What is the name of World’s first instant advice and knowledge App.?
WHY IN NEWS?
- Road Transport and Highways Minister, Nitin Gadkari has launched a knowledge App and platform CONSULT. Emphasizing innovation, entrepreneurship, science technology, research and skill for knowledge transformation.
- The app is the first such global facility by which people who need information, advice, counsel, guidance can contact and call up experts in multiple sectors.
- The app will be a forum for mentors to share their life experiences. The app will allow people to learn from the wisdom which has been acquired over the lifetime.
- Each expert also gets a unique, exclusive page reflecting their contributions by way of articles and video blogs and this serves as their intellectual legacy and helps to promote interest in them.
- CONSULT uses the framework of context and convergence to instantly connect knowledge seekers and knowledge givers.
World’s largest hydrogen fuel cell power plant has been inaugurated in-
WHY IN NEWS?
- The Ministry of Trade, Industry and Energy of South Korea held that the ‘Shinincheon Bitdream Fuel Cell Power Plant’ at the Shinincheon Bitdream headquarters of Korea Southern Power in Seo-gu, Incheon has been completed and inaugurated.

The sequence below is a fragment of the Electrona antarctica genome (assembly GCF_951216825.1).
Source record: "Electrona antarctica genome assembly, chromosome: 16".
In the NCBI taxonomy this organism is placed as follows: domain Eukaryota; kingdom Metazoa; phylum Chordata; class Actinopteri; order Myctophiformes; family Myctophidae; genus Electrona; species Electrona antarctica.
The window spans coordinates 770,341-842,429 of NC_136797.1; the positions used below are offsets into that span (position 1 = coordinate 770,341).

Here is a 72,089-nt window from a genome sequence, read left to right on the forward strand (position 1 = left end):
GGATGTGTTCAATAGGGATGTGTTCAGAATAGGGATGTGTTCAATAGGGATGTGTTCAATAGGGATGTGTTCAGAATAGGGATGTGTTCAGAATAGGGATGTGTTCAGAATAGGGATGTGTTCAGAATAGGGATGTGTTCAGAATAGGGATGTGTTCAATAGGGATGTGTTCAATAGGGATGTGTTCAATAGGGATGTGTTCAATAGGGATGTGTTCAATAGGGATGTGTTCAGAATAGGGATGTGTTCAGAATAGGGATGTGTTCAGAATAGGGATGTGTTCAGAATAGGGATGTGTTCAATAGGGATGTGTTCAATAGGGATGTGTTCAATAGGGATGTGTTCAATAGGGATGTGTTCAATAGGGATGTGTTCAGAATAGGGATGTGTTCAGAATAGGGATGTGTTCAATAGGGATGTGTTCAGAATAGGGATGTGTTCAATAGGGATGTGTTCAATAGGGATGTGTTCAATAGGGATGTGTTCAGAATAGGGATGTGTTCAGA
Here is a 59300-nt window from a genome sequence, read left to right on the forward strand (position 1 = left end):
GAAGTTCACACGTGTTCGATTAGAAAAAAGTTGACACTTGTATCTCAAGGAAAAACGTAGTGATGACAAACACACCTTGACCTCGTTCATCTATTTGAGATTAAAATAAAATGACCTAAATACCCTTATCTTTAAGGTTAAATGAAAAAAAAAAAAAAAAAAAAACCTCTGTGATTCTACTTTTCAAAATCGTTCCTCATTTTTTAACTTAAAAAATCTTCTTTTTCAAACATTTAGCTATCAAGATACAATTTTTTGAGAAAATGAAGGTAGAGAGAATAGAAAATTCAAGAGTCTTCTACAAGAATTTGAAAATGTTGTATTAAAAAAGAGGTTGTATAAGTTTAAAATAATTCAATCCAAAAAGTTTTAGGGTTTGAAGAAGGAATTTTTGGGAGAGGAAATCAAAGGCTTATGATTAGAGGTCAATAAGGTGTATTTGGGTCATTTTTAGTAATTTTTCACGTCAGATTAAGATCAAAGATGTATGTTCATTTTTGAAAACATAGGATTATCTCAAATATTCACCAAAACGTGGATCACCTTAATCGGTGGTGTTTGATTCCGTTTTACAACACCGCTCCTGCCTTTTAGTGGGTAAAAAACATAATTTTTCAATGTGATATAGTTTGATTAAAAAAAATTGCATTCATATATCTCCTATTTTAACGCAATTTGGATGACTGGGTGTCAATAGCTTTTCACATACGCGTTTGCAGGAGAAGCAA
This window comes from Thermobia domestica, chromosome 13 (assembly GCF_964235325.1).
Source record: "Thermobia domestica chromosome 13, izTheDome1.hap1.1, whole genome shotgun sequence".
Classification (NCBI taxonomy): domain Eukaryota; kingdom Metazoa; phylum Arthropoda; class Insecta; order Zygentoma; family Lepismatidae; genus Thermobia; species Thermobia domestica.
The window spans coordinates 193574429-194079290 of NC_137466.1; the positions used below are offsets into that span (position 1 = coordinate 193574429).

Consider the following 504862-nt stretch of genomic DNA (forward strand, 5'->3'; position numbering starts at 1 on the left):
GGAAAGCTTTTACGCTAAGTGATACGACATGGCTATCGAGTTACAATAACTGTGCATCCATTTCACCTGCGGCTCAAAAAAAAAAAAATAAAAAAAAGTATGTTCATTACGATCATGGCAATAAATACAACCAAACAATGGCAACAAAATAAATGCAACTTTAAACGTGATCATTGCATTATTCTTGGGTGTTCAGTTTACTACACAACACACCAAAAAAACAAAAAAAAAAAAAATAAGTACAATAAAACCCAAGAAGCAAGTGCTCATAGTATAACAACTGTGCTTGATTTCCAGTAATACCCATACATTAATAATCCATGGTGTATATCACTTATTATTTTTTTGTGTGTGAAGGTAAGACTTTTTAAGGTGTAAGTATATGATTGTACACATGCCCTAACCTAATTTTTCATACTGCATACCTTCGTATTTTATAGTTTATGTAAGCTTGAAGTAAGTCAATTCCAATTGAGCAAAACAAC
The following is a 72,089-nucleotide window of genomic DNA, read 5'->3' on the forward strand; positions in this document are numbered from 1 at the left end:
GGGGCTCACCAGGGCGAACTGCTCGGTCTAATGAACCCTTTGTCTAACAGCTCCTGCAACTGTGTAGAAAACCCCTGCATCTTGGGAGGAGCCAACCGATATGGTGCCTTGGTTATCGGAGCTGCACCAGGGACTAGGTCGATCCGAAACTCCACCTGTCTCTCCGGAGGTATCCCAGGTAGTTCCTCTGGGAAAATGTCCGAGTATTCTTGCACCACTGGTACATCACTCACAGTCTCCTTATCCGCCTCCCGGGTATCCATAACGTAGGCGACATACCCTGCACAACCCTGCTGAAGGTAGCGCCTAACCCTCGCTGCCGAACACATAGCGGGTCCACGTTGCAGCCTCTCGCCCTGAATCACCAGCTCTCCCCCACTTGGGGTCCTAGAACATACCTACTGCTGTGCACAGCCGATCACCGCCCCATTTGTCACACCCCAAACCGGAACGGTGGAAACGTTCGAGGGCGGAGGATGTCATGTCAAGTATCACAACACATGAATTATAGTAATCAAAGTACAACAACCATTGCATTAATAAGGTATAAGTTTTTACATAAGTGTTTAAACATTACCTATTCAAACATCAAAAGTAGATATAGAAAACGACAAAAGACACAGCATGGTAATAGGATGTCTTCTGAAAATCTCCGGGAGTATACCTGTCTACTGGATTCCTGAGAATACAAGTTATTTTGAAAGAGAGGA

- The power plant is operated by South Korea’s independent power production company, POSCO Energy and Doosan Fuel Cell. It has a capacity of 78 MW constructed in four stages from 2017. The project cost about 340 billion won ($292 million).
The country’s largest aromatic garden has been inaugurated in-
WHY IN NEWS?
- Uttarakhand gets India’s largest aromatic garden in the Nainital district. The research wing of the Uttarakhand forest department inaugurated the biggest aromatic garden of India in Lalkuan of Nainital district.
- Established in an area of over 3 acres, the garden has 140 different species of aromatic species from across India. The project was initiated in the year 2018-19 after approval of the Research Advisory Committee in June 2018.
Consider the following statements regarding Times Higher Education (THE)’s World Reputation Rankings 2021: 1. Indian Institute of Science (IISc) Bengaluru ranked among the top 100 (91-100) has topped among the Indian Institutes. 2. 2021 ranking are topped by Massachusetts Institute of Technology (MIT), USA. Which of the above statements are correct?
WHY IN NEWS?
- 4 Indian institutes have made it to the Times Higher Education (THE)’s World Reputation Rankings 2021, the annual ranking of THE that features the top 200 universities based on the votes from leading academics across the globe.
- Indian Institute of Science (IISc) Bengaluru ranked among the top 100 (91-100) has topped the Indian Institutes. The other 3 Indian institutes are the IIT Bombay, the IIT Delhi, and the IIT Madras.